Cytochrome 2C19*17 Allelic Variant, Platelet Aggregation, Bleeding Events, and Stent Thrombosis in Clopidogrel-Treated Patients With Coronary Stent Placement
Background— The cytochrome P450 (CYP) 2C19 isoenzyme plays an important role in clopidogrel metabolization. A recently explored CYP2C19*17 allelic variant has been linked to increased transcriptional activity, resulting in extensive metabolization of CYP2C19 substrates, which may lead to an enhanced platelet response to clopidogrel treatment. The aim of this study was to assess the impact of CYP2C19*17 on ADP-induced platelet aggregation, the risk of bleeding, and stent thrombosis in clopidogrel-treated patients undergoing percutaneous coronary intervention.
Methods and Results— The study population included 1524 patients undergoing percutaneous coronary intervention after pretreatment with 600 mg clopidogrel. Genotypes were determined with a TaqMan assay. ADP-induced platelet aggregation was assessed on a Multiplate analyzer. The primary clinical safety end point was the 30-day incidence of bleeding defined according to Thrombolysis in Myocardial Infarction criteria, and the primary clinical efficacy end point was the 30-day incidence of stent thrombosis. For both heterozygous (*wt/*17; n=546) and homozygous (*17/*17; n=76) allele carriers, significantly lower ADP-induced platelet aggregation values were found compared with wild-type homozygotes (*wt/*wt; n=902; P=0.039 and P=0.008, respectively). CYP2C19*17 allele carriage was significantly associated with an increased risk of bleeding; the highest risk was observed for CYP2C19*17 homozygous patients (P=0.01, χ2 test for trend). Multivariate analysis confirmed the independent association of CYP2C19*17 allele carriage with platelet aggregation values (P<0.001) and the occurrence of bleeding (P=0.006). No significant influence of CYP2C19*17 on the occurrence of stent thrombosis was found (P=0.79).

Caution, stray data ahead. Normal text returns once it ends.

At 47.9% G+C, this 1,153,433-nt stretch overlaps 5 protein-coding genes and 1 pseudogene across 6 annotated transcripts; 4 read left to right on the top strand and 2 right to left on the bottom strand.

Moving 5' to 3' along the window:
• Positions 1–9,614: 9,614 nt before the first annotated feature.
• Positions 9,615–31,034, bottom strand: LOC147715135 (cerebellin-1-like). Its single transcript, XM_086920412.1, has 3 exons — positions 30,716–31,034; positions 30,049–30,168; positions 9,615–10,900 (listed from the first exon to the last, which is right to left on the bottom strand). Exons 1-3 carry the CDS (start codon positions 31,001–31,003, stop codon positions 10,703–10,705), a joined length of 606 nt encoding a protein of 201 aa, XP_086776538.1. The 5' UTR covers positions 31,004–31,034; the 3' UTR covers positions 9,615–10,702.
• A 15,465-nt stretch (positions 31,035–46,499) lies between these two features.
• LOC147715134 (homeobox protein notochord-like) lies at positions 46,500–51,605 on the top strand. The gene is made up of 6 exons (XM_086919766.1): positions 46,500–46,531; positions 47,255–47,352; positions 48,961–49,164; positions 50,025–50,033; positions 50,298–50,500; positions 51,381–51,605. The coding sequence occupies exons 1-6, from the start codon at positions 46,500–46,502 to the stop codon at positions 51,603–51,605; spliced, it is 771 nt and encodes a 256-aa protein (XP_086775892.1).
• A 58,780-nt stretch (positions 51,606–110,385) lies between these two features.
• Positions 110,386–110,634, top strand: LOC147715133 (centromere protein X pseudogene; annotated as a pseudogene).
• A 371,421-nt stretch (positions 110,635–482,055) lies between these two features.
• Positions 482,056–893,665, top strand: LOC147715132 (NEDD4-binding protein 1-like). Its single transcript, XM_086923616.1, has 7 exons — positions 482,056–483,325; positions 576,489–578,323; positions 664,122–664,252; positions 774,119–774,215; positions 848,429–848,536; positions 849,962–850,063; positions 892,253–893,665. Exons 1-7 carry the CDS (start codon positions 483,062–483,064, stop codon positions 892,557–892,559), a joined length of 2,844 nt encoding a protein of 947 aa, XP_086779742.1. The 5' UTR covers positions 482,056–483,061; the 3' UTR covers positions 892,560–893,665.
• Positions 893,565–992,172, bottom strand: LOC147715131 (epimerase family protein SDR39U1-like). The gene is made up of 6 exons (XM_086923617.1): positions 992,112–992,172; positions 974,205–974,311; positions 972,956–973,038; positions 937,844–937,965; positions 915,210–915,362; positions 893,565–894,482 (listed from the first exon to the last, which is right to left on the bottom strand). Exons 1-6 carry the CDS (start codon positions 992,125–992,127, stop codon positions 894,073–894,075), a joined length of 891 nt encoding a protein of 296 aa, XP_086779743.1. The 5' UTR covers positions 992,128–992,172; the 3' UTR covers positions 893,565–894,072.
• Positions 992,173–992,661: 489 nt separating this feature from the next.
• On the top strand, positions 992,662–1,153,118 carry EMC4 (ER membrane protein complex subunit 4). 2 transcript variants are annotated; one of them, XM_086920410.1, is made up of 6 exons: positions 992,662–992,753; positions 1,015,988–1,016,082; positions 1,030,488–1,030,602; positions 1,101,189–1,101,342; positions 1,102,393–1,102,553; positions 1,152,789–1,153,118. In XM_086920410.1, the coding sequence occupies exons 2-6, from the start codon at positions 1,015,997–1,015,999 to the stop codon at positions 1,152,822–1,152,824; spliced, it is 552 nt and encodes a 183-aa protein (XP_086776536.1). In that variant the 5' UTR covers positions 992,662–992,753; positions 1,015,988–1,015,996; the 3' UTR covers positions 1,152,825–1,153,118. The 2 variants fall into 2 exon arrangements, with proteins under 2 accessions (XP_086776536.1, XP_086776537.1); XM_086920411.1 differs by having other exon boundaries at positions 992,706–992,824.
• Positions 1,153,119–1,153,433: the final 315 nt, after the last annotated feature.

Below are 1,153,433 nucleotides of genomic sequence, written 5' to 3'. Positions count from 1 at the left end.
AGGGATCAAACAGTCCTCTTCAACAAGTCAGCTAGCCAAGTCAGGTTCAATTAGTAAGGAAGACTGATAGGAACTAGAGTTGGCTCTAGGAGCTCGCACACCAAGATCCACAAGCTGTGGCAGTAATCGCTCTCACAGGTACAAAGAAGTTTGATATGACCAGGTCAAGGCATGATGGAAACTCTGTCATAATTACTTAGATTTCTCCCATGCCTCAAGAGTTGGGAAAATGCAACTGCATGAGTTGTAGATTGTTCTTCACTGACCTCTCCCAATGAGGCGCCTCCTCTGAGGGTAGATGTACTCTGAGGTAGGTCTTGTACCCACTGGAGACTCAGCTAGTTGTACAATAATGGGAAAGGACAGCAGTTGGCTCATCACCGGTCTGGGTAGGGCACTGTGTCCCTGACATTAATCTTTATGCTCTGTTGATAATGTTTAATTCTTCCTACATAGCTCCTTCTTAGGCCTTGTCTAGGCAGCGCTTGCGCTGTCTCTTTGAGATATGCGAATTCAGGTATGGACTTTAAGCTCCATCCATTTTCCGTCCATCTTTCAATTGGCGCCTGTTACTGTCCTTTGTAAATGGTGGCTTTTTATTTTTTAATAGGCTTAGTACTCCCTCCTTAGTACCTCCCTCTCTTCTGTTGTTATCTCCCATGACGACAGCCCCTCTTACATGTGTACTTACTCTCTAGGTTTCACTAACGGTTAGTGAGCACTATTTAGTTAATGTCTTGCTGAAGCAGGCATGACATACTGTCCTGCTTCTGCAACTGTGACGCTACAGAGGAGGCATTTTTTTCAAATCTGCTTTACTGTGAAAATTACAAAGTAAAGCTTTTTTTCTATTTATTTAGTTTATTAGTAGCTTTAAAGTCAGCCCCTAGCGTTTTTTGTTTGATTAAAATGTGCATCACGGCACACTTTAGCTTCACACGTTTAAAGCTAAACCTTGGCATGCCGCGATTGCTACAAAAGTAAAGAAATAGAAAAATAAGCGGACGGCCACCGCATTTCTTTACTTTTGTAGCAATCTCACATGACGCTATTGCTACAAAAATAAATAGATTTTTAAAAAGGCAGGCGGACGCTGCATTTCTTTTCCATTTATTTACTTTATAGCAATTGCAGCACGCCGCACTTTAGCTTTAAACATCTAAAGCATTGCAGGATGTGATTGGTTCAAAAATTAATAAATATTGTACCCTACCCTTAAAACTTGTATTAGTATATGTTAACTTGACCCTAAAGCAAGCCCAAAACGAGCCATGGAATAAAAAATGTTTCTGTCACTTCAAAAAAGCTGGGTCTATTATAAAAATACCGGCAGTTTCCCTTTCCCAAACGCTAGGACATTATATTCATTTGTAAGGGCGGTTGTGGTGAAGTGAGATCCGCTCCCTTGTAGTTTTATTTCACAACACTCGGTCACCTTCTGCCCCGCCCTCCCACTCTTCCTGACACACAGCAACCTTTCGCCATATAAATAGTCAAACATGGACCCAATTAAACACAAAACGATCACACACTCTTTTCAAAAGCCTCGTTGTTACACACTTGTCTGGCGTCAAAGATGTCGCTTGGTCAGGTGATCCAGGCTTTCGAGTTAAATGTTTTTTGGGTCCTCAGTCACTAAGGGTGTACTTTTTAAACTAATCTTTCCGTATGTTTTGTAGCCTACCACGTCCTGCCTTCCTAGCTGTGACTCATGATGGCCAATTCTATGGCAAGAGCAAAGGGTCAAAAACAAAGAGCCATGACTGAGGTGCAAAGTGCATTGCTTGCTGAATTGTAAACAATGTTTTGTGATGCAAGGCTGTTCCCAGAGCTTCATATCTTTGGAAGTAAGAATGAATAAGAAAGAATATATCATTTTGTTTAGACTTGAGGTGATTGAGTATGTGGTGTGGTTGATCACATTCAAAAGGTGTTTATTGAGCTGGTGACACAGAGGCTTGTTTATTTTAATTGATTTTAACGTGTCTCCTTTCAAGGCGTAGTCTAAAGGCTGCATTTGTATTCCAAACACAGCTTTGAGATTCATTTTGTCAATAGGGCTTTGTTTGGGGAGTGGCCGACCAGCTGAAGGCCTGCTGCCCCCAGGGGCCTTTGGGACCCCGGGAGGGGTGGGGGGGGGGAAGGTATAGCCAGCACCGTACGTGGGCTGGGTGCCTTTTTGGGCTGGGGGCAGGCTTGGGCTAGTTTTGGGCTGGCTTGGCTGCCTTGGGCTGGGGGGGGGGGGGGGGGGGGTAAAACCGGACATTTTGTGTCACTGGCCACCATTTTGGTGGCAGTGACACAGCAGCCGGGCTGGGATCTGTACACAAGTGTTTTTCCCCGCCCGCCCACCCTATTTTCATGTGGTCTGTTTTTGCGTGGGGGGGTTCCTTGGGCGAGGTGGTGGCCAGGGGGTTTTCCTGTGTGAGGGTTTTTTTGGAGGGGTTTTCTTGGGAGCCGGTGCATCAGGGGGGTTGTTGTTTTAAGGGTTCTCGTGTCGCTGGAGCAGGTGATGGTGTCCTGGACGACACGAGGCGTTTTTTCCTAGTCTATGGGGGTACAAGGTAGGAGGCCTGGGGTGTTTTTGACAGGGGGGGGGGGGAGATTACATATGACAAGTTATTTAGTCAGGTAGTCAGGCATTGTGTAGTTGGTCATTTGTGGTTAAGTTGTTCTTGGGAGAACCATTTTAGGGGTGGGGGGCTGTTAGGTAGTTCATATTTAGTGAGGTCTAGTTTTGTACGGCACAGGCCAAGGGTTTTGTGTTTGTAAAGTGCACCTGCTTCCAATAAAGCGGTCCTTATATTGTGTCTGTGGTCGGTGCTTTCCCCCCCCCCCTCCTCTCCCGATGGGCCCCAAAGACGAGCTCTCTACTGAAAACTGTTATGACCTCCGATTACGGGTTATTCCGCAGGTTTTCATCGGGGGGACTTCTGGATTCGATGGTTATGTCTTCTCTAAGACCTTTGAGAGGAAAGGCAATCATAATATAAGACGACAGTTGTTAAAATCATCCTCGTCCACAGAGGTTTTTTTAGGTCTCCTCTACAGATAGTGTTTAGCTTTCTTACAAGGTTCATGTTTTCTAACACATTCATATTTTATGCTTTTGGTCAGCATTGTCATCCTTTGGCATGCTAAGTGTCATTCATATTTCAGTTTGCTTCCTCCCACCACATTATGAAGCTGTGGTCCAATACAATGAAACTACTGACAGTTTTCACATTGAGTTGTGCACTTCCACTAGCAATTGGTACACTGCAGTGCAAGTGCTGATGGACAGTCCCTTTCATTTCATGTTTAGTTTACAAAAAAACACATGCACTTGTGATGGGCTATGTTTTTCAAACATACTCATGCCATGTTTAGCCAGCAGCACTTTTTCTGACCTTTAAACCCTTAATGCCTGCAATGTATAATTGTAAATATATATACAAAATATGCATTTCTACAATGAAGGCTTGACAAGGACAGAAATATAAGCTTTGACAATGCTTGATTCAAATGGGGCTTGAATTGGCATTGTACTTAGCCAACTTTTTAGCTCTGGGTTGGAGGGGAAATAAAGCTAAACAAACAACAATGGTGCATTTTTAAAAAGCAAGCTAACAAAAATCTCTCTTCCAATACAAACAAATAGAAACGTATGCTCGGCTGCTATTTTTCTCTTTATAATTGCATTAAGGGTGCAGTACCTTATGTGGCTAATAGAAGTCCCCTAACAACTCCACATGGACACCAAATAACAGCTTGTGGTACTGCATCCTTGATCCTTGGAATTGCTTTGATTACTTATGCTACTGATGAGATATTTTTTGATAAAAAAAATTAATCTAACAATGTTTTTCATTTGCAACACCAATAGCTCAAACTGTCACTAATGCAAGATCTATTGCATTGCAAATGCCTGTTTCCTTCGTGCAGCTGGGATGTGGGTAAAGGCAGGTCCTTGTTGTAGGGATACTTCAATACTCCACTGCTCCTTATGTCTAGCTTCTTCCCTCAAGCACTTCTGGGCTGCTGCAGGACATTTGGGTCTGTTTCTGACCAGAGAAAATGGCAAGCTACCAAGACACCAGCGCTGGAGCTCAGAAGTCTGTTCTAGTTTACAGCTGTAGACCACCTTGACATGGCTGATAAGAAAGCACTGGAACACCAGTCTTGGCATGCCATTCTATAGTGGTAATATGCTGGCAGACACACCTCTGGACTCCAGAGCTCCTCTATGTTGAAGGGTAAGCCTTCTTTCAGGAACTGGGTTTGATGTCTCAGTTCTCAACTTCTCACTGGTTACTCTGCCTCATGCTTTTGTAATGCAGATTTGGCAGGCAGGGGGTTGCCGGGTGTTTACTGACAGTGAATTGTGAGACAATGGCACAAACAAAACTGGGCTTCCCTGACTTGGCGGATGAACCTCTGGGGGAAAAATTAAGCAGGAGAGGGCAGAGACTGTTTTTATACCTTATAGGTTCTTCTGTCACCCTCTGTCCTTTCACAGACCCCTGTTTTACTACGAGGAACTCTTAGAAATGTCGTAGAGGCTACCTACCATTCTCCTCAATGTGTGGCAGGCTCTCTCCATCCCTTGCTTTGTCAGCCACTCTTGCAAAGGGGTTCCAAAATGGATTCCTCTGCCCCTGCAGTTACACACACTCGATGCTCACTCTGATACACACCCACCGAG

Conclusions— CYP2C19*17 carrier status is significantly associated with enhanced response to clopidogrel and an increased risk of bleeding.
Received June 5, 2009; accepted November 9, 2009.
In coronary artery disease patients undergoing percutaneous coronary intervention (PCI), aggressive antithrombotic and anticoagulant treatment regimens are routinely administered to reduce the risk of thrombotic complications. This risk reduction, however, comes with an increased risk of bleeding complications during and after the procedure.1–3 Such periprocedural bleeding events are one of the most frequent complications after coronary stenting.2,4–7 Recent findings suggest that bleeding occurring after a PCI procedure has an impact on 1-year mortality in patients that is similar to the occurrence of a post-PCI myocardial infarction.2,7
Editorial see p 481
Clinical Perspective on p 518
Dual antiplatelet treatment with aspirin and clopidogrel is routinely administered to prevent thrombotic events after coronary stent placement; however, this therapy significantly contributes to the occurrence of bleeding events.8
Clopidogrel, an inactive prodrug, requires metabolization and activation by the hepatic cytochrome P450 (CYP) system to generate its active thiol metabolite, which targets and irreversibly inhibits the ADP P2Y12 receptor.9 Hepatic metabolization of clopidogrel is achieved by a number of different hepatic CYP isoenzymes, including CYP2C19, 3A4/5, 1A2, 2B6, and 2C9. Evidence is accumulating that the polymorphically expressed isoenzyme CYP2C19 constitutes a dominant part in this process.10–16 A loss-of-function polymorphism in the CYP2C19 gene, known as the CYP2C19*2 allelic variant, has been associated with higher levels of ADP-induced platelet aggregation values in clopidogrel-treated patients and consequently a higher risk of major adverse cardiovascular events, including the occurrence of stent thrombosis (ST).14–16